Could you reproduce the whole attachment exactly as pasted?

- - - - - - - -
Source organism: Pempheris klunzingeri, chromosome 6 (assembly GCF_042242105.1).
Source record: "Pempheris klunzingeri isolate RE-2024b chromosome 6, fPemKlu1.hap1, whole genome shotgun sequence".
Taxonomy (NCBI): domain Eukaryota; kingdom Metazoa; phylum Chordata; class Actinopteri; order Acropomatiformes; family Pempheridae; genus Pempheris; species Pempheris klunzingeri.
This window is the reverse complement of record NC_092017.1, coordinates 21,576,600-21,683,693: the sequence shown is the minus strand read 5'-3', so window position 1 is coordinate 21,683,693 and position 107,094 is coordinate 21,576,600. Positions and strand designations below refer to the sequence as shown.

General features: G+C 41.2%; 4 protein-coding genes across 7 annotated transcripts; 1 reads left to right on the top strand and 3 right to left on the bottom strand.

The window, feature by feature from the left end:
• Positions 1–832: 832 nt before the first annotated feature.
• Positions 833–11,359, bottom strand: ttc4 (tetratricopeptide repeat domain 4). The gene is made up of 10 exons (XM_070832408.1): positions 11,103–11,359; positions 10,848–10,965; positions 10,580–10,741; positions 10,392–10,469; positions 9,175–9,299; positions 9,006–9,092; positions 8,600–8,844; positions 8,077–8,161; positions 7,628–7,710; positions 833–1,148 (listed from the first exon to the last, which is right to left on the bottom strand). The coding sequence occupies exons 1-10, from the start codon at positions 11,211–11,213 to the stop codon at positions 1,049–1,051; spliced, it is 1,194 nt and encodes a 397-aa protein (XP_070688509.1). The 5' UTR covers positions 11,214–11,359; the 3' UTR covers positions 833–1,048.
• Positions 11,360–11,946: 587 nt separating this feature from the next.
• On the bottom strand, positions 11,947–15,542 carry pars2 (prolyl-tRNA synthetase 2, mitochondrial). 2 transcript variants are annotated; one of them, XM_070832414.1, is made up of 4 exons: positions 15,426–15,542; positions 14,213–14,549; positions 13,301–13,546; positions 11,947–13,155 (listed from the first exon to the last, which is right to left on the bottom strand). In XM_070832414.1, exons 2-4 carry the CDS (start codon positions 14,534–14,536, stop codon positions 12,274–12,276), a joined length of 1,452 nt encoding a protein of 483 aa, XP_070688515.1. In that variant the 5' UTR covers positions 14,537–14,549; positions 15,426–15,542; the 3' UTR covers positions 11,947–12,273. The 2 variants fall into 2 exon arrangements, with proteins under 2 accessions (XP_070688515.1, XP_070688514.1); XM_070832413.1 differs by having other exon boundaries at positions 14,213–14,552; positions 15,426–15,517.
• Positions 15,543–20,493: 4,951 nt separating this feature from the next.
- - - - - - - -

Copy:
Source organism: Pempheris klunzingeri, chromosome 6 (assembly GCF_042242105.1).
Source record: "Pempheris klunzingeri isolate RE-2024b chromosome 6, fPemKlu1.hap1, whole genome shotgun sequence".
Taxonomy (NCBI): domain Eukaryota; kingdom Metazoa; phylum Chordata; class Actinopteri; order Acropomatiformes; family Pempheridae; genus Pempheris; species Pempheris klunzingeri.
This window is the reverse complement of record NC_092017.1, coordinates 21,576,600-21,683,693: the sequence shown is the minus strand read 5'-3', so window position 1 is coordinate 21,683,693 and position 107,094 is coordinate 21,576,600. Positions and strand designations below refer to the sequence as shown.

General features: G+C 41.2%; 4 protein-coding genes across 7 annotated transcripts; 1 reads left to right on the top strand and 3 right to left on the bottom strand.

The window, feature by feature from the left end:
• Positions 1–832: 832 nt before the first annotated feature.
• Positions 833–11,359, bottom strand: ttc4 (tetratricopeptide repeat domain 4). The gene is made up of 10 exons (XM_070832408.1): positions 11,103–11,359; positions 10,848–10,965; positions 10,580–10,741; positions 10,392–10,469; positions 9,175–9,299; positions 9,006–9,092; positions 8,600–8,844; positions 8,077–8,161; positions 7,628–7,710; positions 833–1,148 (listed from the first exon to the last, which is right to left on the bottom strand). The coding sequence occupies exons 1-10, from the start codon at positions 11,211–11,213 to the stop codon at positions 1,049–1,051; spliced, it is 1,194 nt and encodes a 397-aa protein (XP_070688509.1). The 5' UTR covers positions 11,214–11,359; the 3' UTR covers positions 833–1,048.
• Positions 11,360–11,946: 587 nt separating this feature from the next.
• On the bottom strand, positions 11,947–15,542 carry pars2 (prolyl-tRNA synthetase 2, mitochondrial). 2 transcript variants are annotated; one of them, XM_070832414.1, is made up of 4 exons: positions 15,426–15,542; positions 14,213–14,549; positions 13,301–13,546; positions 11,947–13,155 (listed from the first exon to the last, which is right to left on the bottom strand). In XM_070832414.1, exons 2-4 carry the CDS (start codon positions 14,534–14,536, stop codon positions 12,274–12,276), a joined length of 1,452 nt encoding a protein of 483 aa, XP_070688515.1. In that variant the 5' UTR covers positions 14,537–14,549; positions 15,426–15,542; the 3' UTR covers positions 11,947–12,273. The 2 variants fall into 2 exon arrangements, with proteins under 2 accessions (XP_070688515.1, XP_070688514.1); XM_070832413.1 differs by having other exon boundaries at positions 14,213–14,552; positions 15,426–15,517.
• Positions 15,543–20,493: 4,951 nt separating this feature from the next.